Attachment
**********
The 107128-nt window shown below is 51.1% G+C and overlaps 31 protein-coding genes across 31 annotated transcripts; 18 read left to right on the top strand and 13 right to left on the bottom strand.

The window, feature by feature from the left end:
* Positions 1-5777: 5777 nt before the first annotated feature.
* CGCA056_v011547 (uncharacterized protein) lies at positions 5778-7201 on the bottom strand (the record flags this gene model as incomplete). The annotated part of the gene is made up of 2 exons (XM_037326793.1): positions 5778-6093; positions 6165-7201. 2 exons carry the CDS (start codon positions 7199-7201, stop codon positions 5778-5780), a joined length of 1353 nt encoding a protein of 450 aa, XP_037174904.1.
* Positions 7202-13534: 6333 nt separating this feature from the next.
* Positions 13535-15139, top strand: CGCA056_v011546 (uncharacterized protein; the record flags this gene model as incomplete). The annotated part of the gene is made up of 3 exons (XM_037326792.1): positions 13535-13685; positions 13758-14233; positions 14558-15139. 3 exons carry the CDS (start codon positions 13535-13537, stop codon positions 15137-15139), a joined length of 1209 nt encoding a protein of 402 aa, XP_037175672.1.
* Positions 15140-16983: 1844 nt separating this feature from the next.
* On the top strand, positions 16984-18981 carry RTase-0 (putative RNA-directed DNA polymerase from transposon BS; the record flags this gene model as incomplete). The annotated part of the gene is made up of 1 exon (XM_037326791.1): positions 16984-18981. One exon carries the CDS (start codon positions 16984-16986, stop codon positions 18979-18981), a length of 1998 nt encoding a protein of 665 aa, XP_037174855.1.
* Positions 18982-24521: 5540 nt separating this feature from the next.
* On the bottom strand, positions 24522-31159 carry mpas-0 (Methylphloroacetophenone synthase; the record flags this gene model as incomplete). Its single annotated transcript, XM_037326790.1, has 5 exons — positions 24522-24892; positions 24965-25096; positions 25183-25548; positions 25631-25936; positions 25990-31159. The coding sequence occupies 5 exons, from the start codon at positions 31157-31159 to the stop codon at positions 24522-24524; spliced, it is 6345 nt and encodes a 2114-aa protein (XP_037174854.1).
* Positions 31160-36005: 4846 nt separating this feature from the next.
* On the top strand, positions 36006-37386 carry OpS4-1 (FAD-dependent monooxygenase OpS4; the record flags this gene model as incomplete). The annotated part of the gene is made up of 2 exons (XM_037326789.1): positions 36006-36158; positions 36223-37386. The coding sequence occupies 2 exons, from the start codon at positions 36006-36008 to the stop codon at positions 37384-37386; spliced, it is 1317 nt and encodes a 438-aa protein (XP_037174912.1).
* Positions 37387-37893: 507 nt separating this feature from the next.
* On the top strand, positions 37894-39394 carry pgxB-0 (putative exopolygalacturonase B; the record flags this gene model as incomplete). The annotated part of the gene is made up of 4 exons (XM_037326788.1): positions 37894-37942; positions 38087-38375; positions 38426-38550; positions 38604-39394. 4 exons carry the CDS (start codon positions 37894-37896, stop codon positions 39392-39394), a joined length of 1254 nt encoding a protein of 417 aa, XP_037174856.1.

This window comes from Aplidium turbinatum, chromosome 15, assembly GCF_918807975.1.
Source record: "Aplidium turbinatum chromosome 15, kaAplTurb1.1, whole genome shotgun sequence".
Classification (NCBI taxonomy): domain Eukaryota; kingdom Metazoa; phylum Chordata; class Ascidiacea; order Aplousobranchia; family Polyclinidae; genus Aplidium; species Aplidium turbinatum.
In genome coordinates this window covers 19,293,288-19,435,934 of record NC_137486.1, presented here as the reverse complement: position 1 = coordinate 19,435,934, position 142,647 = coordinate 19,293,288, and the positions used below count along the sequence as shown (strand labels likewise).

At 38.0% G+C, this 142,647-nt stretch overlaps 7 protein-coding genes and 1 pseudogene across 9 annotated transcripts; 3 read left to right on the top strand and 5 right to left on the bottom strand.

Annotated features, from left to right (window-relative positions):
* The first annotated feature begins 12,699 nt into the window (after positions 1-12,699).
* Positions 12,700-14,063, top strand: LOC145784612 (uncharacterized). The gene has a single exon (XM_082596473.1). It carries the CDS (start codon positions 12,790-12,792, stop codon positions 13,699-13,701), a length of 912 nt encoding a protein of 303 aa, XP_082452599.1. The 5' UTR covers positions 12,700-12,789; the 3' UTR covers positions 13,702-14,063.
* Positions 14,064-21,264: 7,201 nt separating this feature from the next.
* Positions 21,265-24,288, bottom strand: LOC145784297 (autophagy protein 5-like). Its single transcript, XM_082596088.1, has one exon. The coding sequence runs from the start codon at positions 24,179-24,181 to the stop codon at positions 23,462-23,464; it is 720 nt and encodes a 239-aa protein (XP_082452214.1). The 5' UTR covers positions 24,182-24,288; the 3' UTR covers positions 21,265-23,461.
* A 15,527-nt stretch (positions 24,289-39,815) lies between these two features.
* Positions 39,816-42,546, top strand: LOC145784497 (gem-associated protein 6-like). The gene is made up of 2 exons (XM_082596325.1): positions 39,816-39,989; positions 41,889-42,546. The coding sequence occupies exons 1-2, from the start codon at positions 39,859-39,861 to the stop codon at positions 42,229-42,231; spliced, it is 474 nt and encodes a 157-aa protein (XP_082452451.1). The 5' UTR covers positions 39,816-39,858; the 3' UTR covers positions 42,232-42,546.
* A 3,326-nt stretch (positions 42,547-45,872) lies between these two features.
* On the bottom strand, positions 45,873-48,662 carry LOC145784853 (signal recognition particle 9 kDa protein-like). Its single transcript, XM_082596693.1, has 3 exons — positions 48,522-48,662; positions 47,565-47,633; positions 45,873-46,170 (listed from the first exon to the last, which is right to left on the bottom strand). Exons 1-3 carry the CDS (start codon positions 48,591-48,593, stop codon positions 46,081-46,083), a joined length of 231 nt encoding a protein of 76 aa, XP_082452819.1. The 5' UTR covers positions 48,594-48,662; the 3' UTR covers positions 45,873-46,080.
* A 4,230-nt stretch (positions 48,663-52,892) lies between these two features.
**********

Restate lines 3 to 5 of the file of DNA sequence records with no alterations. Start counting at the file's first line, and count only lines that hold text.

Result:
* Positions 1-5777: 5777 nt before the first annotated feature.
* CGCA056_v011547 (uncharacterized protein) lies at positions 5778-7201 on the bottom strand (the record flags this gene model as incomplete). The annotated part of the gene is made up of 2 exons (XM_037326793.1): positions 5778-6093; positions 6165-7201. 2 exons carry the CDS (start codon positions 7199-7201, stop codon positions 5778-5780), a joined length of 1353 nt encoding a protein of 450 aa, XP_037174904.1.
* Positions 7202-13534: 6333 nt separating this feature from the next.